Should the Phillies think about trading Ryan Howard?

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First baseman Ryan Howard, 33 years old and still suffering lingering effects of an Achilles injury suffered in Game Five of the 2011 NLDS, should be on the trading block according to David Murphy of the Philadelphia Daily News. The lefty slugger entered tonight’s game against the Diamondbacks with a .262/.299/.476 line and is in the second year of a five-year, $125 million contract signed in April 2010.

As the Yankees’ acquisition of Vernon Wells shows, moving an albatross contract isn’t impossible. The Angels are paying $9.5 million this year and $18.6 million next year for Wells to play in the Bronx. The Phillies would similarly have to assume a very large portion of Howard’s remaining contract.

Murphy writes:

The Phillies are going to be paying Howard regardless, and with a free-agent market that features potential replacements like Mike Morse, Corey Hart, Mark Reynolds and a gaggle of bounce-back candidates, the Phillies could pay Howard the bulk of his salary to play for another team and use the remaining dollars to sign a capable replacement. This is about the talent the Phillies need at the premium positions that they are going to need to fill, and if trading Howard and eating a significant chunk of dollars can land them a potential second baseman or third baseman or shortstop of the future, they would be wise to move heaven and earth to make it happen.

The Phillies, if they continue dragging their feet, will head towards the deadline with the ability to trade free agents-to-be Chase Utley, Michael Young, Roy Halladay, along with Cliff Lee and Jonathan Papelbon, both under long-term contracts, potentially. Howard could be among them as well.

And That Happened: Thursday’s Scores and Highlights

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Here are the scores. Here are the highlights:

Reds 5, Pirates 4: Austin Meadows continues to mash the ball, crushing his fourth home run of the season on a three-hit afternoon. The homer cut the Pirates’ deficit to one run against Amir Garrett in the top of the ninth inning, but it wasn’t enough. Jesse Winker and Eugenio Suarez both went yard for the Reds. Suarez’s was a grand slam:

Angels 8, Blue Jays 1: The Angels chased Marco Estrada in the fifth inning, scoring four runs off of him, including one on a solo home run from Mike Trout that got the right bounce on top of the wall in left-center field.

Albert Pujols picked up a pair of hits, giving him 3,015 in his career. One of those hits was a solo homer, giving him 621 on the career. His next targets on the all-time list are Rafael Palmeiro for hits (28th; 3,020) and Ken Griffey, Jr. for homers (sixth, 630).

Orioles 9, White Sox 3: Dylan Bundy went the distance, giving up three runs on two hits and a walk with a career-high 14 strikeouts. Bundy threw 121 pitches, the most he’s thrown in a game since shutting out the Mariners on August 29 last year. All three runs scored on a home run by Jose Rondon in the fourth inning. Adam Jones homered on a three-hit afternoon. Manny Machado also picked up three hits of his own. Trey Mancini hit a solo shot of his own off of Lucas Giolito, who owns an ugly 7.53 ERA on the year.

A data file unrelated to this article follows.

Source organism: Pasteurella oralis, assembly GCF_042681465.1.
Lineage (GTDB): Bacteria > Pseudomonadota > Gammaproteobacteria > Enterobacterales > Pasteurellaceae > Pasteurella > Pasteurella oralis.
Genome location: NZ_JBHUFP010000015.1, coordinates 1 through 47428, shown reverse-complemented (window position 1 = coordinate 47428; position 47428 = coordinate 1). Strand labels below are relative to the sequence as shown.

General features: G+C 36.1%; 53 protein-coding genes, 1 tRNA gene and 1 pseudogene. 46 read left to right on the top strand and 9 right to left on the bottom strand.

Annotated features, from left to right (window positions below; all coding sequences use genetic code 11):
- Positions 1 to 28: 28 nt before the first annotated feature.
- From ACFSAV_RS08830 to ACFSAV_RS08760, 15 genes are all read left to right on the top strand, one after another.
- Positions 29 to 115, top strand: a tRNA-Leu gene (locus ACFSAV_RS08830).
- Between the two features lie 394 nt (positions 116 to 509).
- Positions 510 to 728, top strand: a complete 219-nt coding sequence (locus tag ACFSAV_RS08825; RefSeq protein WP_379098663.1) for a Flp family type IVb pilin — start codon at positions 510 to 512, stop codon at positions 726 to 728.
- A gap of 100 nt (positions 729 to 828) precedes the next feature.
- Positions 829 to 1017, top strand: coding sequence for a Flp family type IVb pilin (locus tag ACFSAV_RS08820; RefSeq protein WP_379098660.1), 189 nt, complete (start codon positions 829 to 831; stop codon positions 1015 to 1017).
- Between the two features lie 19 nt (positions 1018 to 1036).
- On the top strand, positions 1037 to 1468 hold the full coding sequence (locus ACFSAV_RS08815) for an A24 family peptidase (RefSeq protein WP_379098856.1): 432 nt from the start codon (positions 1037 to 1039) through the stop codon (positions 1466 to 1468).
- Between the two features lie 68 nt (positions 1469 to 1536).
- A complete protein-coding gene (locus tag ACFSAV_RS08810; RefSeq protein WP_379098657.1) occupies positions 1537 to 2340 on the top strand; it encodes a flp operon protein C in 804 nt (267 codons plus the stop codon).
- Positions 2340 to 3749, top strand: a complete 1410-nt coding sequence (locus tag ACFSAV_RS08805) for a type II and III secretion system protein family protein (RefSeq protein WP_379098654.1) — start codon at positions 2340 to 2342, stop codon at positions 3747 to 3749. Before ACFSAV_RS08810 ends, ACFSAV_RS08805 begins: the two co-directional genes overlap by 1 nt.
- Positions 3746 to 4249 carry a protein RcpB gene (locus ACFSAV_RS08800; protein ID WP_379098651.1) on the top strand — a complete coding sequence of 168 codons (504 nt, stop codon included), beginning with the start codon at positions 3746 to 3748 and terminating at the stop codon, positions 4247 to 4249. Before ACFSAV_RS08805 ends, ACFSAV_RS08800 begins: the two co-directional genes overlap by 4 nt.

Athletics 4, Mariners 3: The A’s scored all four of their runs against Felix Hernandez in the first inning. Hernandez settled down from there, but it proved to be just too much. He gave up the four runs on five hits and a walk with two strikeouts over six innings. The former Cy Young Award winner now owns a 5.58 ERA on the season. Jean Segura had three hits for the Mariners, raising his average to a lusty .317. This was essentially a bullpen day for the A’s, who used three pitchers to get through the first seven innings. Blake Treinen got the final four outs to seal the deal, staving off a series sweep in Seattle.

Astros 8, Indians 2: Alex Bregman was the star of this one, hitting a go-ahead three-run homer in the fifth inning, then adding an RBI double in the Astros’ five-run sixth. George Springer reached base four times and Jake Marisnick had three RBI. Charlie Morton held the Indians to two runs over six innings, which caused his ERA to go all the way up to 2.04. That, by the way, is the third-worst ERA in the Astros’ rotation behind Justin Verlander (1.08) and Gerrit Cole (1.86).

Rays 6, Red Sox 3: Wilson Ramos returned to the lineup, contributing three hits and a pair of RBI. Blake Snell struck out eight Red Sox over six shutout innings, yielding only three hits and two walks. Rick Porcello had a rough night, failing to exit the fourth after surrendering six runs (four earned).

Royals 8, Rangers 1: Salvador Perez had a pair of run-scoring singles. Ramon Torres, appearing in his first major league game this season, scored a couple of runs for the Royals on this little league home run:

Danny Duffy limited the Rangers to one run on four hits and two walks with five strikeouts over 7 2/3 innings. The outing helped lower his ERA to 6.14.

Mets 5, Brewers 0: Steven Matz fired six shutout frames, limiting the Brewers to four hits and three walks with three strikeouts. Brandon Nimmo reached base five times, doubling twice with a walk and a triple. Adrubal Cabrera and Wilmer Flores picked up a pair of RBI each.